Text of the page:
About Us

Operating since 1826, Lyon & Turnbull are one of the longest established fine art and antiques auction houses in the United Kingdom. In the 21st century, we combine dedicated personal advice and attention with innovative, thoughtful marketing and a deep understanding of the world of art and antiques to offer an unparalleled auctioneer service.

We hold approximately 35 auctions per annum, including specialist categories such as Scottish paintings, British & European paintings, Asian works of art, jewellery, silver, antiques, books, furniture and contemporary art and design. For details of the categories of art and antiques we sell, please visit the departments page.

In addition to our specialist auctions, our raison d'etre are single-owner collection sales. Each one carefully crafted to accentuate the quality and uniqueness of the particular collection, generating un-missable events for collectors, and high (often record) prices for our clients.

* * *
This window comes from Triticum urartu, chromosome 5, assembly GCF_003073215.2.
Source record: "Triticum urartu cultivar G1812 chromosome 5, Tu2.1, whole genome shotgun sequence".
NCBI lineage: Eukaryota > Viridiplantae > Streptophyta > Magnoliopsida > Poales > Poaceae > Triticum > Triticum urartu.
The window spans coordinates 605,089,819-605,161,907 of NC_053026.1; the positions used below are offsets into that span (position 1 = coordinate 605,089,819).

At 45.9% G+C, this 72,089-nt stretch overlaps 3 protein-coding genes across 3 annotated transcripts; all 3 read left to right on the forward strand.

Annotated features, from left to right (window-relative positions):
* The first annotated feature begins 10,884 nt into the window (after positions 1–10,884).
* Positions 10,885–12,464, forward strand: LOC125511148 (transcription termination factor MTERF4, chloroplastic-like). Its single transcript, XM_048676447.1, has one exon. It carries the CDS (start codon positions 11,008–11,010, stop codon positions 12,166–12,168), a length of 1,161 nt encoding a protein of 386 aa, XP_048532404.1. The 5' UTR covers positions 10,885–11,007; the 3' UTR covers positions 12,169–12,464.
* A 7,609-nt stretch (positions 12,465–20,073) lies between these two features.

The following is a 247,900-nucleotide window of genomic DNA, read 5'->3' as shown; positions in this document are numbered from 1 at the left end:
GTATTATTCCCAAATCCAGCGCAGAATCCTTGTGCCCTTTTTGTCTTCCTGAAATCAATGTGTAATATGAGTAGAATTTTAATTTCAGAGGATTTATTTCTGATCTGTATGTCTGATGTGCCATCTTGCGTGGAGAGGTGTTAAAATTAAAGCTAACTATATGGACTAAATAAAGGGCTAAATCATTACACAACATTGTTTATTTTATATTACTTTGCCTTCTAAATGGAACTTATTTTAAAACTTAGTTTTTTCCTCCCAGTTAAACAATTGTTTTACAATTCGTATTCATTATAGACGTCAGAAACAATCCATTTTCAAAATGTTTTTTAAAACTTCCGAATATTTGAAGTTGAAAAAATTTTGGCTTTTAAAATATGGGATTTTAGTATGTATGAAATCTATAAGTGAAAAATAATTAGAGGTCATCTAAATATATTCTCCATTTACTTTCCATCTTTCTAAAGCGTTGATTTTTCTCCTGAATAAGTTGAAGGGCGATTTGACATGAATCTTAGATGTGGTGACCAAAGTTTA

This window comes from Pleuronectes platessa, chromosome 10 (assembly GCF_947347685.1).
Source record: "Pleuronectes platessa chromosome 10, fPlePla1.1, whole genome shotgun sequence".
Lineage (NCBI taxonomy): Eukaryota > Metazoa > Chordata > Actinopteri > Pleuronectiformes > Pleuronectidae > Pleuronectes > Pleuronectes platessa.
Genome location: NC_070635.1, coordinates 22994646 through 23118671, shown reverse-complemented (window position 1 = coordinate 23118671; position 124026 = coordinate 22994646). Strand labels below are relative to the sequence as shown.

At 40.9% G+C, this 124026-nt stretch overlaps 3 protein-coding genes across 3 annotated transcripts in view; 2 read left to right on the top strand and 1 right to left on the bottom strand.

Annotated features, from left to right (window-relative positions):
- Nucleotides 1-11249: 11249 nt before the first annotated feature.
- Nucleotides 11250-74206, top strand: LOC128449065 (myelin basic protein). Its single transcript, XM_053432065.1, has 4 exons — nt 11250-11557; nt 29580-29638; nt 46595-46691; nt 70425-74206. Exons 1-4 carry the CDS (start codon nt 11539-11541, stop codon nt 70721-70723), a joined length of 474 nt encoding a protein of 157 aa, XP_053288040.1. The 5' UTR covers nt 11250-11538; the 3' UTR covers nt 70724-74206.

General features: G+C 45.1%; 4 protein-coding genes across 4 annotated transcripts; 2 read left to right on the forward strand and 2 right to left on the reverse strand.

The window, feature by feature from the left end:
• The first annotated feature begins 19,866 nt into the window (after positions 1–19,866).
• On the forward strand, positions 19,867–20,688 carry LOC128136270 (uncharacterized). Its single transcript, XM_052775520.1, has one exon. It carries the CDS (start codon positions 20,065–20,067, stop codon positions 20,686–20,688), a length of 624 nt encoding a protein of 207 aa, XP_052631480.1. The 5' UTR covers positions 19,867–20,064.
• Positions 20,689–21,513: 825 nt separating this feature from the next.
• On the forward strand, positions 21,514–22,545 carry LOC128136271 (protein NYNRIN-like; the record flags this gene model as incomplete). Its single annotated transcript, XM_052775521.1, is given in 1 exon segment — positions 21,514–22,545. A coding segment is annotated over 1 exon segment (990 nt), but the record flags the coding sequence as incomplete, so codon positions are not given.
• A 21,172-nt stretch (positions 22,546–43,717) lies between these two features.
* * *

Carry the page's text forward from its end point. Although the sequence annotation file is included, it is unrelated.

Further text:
Lyon & Turnbull operates internationally, providing valuation and auction services worldwide, and ensuring our client's works of art and antiques are seen, desired, and purchased by the world’s largest art markets in Europe, America and Asia.


"You did everything you said you would in respect to marketing the collection and I think the enormous interest generated was testament to that. Creative, passionate and enthusiastic - exactly what you promised us!"
Jonathan Brown, Drambuie Liqueur Company


We maintain offices and galleries in London and Glasgow, and our neoclassical headquarters and saleroom in Edinburgh is, we believe, the most beautiful in the UK. We also maintain an alliance with the oldest auction house in the USA, Freeman's, to take advantage of their Philadelphia salerooms and well developed client contacts.